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Sharing Knowledge: The Washington State Library as a Valuable Resource

  By Jennifer Crooks The Washington State Library (WSL), a part of the Secretary of State’s Office located at 69880 Capitol Boulevard in Tumwater, is perhaps one of the area’s best kept secrets. While many people may have seen the statue of author Mark Twain reading his novel Huckleberry Finn on a park bench on […]

“As Clean as a Fresh Cookie” – Clean-Up Day in Turn of the Century Olympia

  By Jennifer Crooks Who wants a messy city? Across the United States in the early 1900s, Progressive Era goals of city beautification, increased sanitation, and better quality of life led to urban improvement efforts. At that time Olympia’s Civic Improvement Club sponsored an annual “Clean-Up Day.” Vowing to make the city “as clean as […]

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40 Years of History at the Olympia Farmers Market

  By Emmett O’Connell The Olympia Farmers Market has held an important place in the Olympia community landscape for the past 40 years. As the market’s season opens this year, it will be celebrating its fourth decade in existence. But, the history of markets where local farmers sell direct to the public have a much longer […]

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A Historic Look at the Various Locations of the Thurston County Courthouse

  By Emmett O’Connell Up until the last forty years, the Thurston County Courthouse has always been located in what people would know as “downtown Olympia.” While our definition of the space considered “downtown” has expanded over time, the courthouse has moved slowly away from the downtown core since the 1930s. The first site for what […]

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Olympia Loves a Parade – Well, Mostly

  Submitted by Deborah Jane Ross, Research Coordinator, Olympia Historical Society and Bigelow House Museum Parades, processions, and protest marches – Olympia’s citizenry has seen them all. Mostly, we enjoy them; sometimes we ignore them; and occasionally they make us nervous or angry. A political march during Legislative Session may cause our city’s jaded citizens […]

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The Force Is With Us: “Star Wars” First Shown in Olympia in 1977

  By Jennifer Crooks Most everyone these days has heard of “Star Wars,” the science fiction cinema phenomenon. The Star Wars epic has influenced popular culture and society from its inception in 1977. However, the premiere of the first “Star Wars” movie (later retitled “Star Wars: Episode IV: A New Hope”) in Olympia is not […]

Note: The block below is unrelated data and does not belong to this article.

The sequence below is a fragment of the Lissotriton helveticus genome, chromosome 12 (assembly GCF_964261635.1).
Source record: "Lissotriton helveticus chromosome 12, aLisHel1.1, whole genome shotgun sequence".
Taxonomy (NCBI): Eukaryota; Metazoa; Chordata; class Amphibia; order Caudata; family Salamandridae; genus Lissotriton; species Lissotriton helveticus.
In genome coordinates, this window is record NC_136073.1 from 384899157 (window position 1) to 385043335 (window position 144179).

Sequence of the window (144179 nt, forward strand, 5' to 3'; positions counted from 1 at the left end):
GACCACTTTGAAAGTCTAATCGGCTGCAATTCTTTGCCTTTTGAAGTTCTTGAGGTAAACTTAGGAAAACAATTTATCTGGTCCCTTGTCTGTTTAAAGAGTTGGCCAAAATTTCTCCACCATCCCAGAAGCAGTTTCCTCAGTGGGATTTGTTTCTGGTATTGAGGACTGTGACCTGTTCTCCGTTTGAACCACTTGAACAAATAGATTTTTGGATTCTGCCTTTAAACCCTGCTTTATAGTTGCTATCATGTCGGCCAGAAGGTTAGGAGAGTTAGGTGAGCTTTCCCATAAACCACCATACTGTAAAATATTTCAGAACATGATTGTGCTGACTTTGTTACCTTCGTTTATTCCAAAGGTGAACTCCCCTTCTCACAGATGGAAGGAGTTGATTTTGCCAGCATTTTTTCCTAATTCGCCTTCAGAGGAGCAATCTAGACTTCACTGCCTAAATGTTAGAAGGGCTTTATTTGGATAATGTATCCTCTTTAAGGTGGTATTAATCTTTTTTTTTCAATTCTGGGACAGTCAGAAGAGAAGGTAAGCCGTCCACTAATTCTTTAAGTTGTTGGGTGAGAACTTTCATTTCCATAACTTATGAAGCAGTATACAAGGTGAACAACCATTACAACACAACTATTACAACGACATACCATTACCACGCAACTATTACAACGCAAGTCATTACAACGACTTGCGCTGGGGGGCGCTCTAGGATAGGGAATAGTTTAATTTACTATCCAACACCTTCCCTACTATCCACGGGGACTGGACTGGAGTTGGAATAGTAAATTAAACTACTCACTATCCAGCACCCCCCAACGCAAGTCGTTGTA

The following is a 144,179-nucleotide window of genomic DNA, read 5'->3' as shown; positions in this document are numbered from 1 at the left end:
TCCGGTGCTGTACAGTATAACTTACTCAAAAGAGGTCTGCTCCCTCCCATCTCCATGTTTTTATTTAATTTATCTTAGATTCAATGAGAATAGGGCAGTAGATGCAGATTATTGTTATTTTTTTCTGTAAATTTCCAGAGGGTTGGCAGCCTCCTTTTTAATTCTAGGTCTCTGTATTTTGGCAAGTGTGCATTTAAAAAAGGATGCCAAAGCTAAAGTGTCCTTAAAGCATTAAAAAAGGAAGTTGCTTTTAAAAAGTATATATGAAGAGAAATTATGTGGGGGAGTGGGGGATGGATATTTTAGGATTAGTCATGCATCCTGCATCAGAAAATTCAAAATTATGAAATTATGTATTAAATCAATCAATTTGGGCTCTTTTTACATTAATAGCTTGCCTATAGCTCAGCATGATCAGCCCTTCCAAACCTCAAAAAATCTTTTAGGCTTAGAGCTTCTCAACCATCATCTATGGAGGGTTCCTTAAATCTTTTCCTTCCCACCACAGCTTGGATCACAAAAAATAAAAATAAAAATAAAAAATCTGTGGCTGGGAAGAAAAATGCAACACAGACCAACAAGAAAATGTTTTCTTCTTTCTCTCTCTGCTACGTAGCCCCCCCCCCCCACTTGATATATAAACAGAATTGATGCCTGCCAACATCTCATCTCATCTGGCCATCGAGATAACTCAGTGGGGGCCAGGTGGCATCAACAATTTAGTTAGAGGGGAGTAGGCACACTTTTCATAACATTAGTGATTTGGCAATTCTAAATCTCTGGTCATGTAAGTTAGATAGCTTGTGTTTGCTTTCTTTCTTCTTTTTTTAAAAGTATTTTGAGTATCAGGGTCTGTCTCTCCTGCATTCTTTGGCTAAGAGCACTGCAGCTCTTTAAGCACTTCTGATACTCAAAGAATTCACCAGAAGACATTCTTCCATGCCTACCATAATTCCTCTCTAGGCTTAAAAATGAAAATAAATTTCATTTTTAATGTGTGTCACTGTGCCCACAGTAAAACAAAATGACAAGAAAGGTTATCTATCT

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Was It Really the Water in Olympia’s First Brewery?

  By Emmett O’Connell The story of Olympia’s first ever brewery and first ever locally brewed beer is a great illustration about how the waves of history can make landfall in several corners of a community. Isaac Wood was an early pioneer of the area east of Olympia that eventually became Lacey, taking a land […]

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Olympia’s Lost Railroads – A Historic Look Back at the Railroads that Bisect the City’s History

  By Emmett O’Connell There are at least three different railroads that at one time or another transected Olympia, but are now gone. Each railroad bisects the history of Olympia and the region in interesting ways, showing how the waves of development crested and receded on our town. Like my other recent piece on the […]

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Rebecca Howard: An African-American Businesswoman in Early Olympia

  By Jennifer Crooks Rebecca Howard is one of the most famous women to have lived in early Olympia. Although information on her is limited, she clearly lived a fascinating life. As an African American woman in the late mid-nineteenth century, she faced great prejudice and racism. In spite of this, she became a successful […]

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A Woman With Heart: Emma Page and Animal Rights

  By Jennifer Crooks Emma Page, though she lived in Olympia for only a few short decades, is perhaps Olympia’s best known animal rights activist. Although blinded at the age of seven as the result of an accident, undaunted, she lived a very active life. A music teacher, author, ordained minister (First Christian Church of […]

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